case REMOTE_UP:
      if (mouse)
          TrinketHidCombo.mouseMove(lastMouseX, lastMouseY, 0);
        TrinketHidCombo.pressKey(0, KEYCODE_ARROW_UP);
    case REMOTE_POWER:
      TrinketHidCombo.pressKey(0, KEYCODE_BACKSPACE);
      mouse = !mouse;
    case REMOTE_VOL_UP:
    case REMOTE_PREV:
    case REMOTE_NEXT:

        TrinketHidCombo.println(keydata, HEX);
  digitalWrite(1, HIGH);

Step 5: Finding Your Remote's Codes

Open notepad or any other text editor, and check that you have your keyboard layout set to US.

Plug in the digispark and try to press something on your controller while aiming at the IR receiver. If you see a hexadecimal code, you are in luck! You should see the same code every time you press the same button. If not, try to aim at the receiver more accurately. Write down all the codes for your remote this way.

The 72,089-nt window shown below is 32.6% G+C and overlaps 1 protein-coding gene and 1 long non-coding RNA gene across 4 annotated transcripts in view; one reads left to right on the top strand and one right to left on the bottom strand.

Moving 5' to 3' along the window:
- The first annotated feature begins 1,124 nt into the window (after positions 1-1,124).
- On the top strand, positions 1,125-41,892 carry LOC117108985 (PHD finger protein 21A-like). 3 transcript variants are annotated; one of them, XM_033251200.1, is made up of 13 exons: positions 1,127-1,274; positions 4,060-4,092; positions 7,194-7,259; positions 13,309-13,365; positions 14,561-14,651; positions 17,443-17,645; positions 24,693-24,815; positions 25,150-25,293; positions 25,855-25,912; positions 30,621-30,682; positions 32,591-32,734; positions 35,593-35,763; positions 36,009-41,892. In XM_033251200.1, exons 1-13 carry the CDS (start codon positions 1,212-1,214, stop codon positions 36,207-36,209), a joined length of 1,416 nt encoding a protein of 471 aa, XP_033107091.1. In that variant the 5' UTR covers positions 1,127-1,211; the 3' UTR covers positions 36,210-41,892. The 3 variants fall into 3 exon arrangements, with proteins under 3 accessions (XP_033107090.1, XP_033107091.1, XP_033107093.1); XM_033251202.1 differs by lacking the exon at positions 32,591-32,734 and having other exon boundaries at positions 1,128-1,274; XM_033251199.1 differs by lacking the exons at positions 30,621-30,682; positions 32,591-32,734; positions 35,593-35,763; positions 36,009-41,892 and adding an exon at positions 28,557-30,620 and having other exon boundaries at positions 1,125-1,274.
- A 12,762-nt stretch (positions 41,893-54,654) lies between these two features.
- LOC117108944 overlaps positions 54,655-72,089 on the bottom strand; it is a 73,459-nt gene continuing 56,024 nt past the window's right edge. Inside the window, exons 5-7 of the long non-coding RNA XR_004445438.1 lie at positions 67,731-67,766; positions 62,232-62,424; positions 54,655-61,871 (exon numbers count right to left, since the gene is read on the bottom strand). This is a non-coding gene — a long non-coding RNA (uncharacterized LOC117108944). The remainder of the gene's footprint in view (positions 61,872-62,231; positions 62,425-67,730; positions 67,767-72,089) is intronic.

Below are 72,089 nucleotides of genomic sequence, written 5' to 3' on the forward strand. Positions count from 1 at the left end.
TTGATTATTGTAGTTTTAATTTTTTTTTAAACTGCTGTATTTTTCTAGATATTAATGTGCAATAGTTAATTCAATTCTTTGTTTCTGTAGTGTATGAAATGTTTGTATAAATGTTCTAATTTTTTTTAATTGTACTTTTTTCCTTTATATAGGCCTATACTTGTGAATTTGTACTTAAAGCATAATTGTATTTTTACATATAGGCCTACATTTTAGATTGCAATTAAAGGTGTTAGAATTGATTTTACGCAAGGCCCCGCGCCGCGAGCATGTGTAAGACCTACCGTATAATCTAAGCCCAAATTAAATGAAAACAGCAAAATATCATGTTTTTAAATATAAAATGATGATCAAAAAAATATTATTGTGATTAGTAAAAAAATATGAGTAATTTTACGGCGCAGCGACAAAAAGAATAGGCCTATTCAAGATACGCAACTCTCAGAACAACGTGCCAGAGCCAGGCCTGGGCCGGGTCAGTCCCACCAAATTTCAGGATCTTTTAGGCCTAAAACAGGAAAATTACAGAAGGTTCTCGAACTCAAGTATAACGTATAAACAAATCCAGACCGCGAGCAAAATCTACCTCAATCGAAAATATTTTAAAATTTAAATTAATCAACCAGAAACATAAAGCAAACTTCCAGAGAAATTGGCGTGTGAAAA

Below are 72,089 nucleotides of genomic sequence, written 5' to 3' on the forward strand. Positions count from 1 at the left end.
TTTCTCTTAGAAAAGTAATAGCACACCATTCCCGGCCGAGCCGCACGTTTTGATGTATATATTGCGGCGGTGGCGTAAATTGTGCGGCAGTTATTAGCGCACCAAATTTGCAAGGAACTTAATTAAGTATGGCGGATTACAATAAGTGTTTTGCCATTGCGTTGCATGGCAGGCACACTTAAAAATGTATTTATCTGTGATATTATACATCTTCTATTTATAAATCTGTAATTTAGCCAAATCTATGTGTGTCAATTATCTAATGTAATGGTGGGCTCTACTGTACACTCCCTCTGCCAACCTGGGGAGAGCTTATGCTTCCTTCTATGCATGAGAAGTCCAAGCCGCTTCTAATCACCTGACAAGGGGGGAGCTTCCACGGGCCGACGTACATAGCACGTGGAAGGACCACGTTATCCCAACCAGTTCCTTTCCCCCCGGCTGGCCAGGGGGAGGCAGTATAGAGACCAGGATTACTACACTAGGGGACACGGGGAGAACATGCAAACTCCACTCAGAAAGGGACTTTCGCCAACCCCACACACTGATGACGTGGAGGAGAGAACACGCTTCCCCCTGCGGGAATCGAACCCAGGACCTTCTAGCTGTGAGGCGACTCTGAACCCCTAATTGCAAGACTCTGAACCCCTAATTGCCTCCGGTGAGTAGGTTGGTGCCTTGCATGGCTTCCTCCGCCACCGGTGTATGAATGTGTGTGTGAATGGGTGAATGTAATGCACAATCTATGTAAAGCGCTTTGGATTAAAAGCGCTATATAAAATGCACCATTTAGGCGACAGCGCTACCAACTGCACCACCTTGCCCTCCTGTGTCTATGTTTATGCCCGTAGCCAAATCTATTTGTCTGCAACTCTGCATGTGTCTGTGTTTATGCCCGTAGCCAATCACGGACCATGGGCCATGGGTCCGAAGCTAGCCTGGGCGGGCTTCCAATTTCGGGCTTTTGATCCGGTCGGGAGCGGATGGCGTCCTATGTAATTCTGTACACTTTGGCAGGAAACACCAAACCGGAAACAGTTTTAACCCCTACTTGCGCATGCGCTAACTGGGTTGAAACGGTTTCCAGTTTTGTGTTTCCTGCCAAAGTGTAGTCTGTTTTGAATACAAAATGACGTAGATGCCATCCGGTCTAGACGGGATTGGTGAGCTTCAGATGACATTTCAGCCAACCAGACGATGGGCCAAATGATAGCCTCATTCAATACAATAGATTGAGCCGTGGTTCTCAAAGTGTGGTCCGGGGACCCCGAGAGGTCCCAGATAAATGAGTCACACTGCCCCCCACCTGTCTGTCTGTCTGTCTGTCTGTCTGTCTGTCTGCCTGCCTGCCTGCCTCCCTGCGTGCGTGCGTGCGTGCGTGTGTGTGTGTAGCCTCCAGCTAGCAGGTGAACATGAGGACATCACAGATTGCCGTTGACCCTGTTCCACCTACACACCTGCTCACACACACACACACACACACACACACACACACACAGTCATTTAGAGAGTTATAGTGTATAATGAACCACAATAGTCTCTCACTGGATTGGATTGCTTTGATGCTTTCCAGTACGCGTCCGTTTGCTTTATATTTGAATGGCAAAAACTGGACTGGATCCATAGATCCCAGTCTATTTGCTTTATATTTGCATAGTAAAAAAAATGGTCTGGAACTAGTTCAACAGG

If you see the same code for all buttons, that remote is not compatible with this project. If you insist on using that remote, you must look elsewhere for a similiar project.

If you don't see anything, check your wiring or try a different remote. I tested it only with NEC remotes so I cannot say if other remotes are compatible.

Step 6: Enter Your Codes to the Sketch

After you have finished loading codes from your remote, set the DEBUG to 0 at the beginning of the sketch and write the codes for your remote below to the predefined fields. If you want more functionality, you can always add new entries, but you must also add their corresponding keyboard actions below in the Action() function.

See this for all available keyboard actions: https://github.com/adafruit/Adafruit-Trinket-USB/b...

If you want to use this as a remote for your media center app, check its keyboard actions, for example Kodi has these: https://github.com/xbmc/xbmc/blob/master/system/ke...

One problem I faced when used with some PCs is that the digispark does not work after a cold start of the computer. That can be solved by delaying the USB enumeration in setup() (uncomment the line of code).

Step 7: Put It in a Case (optional)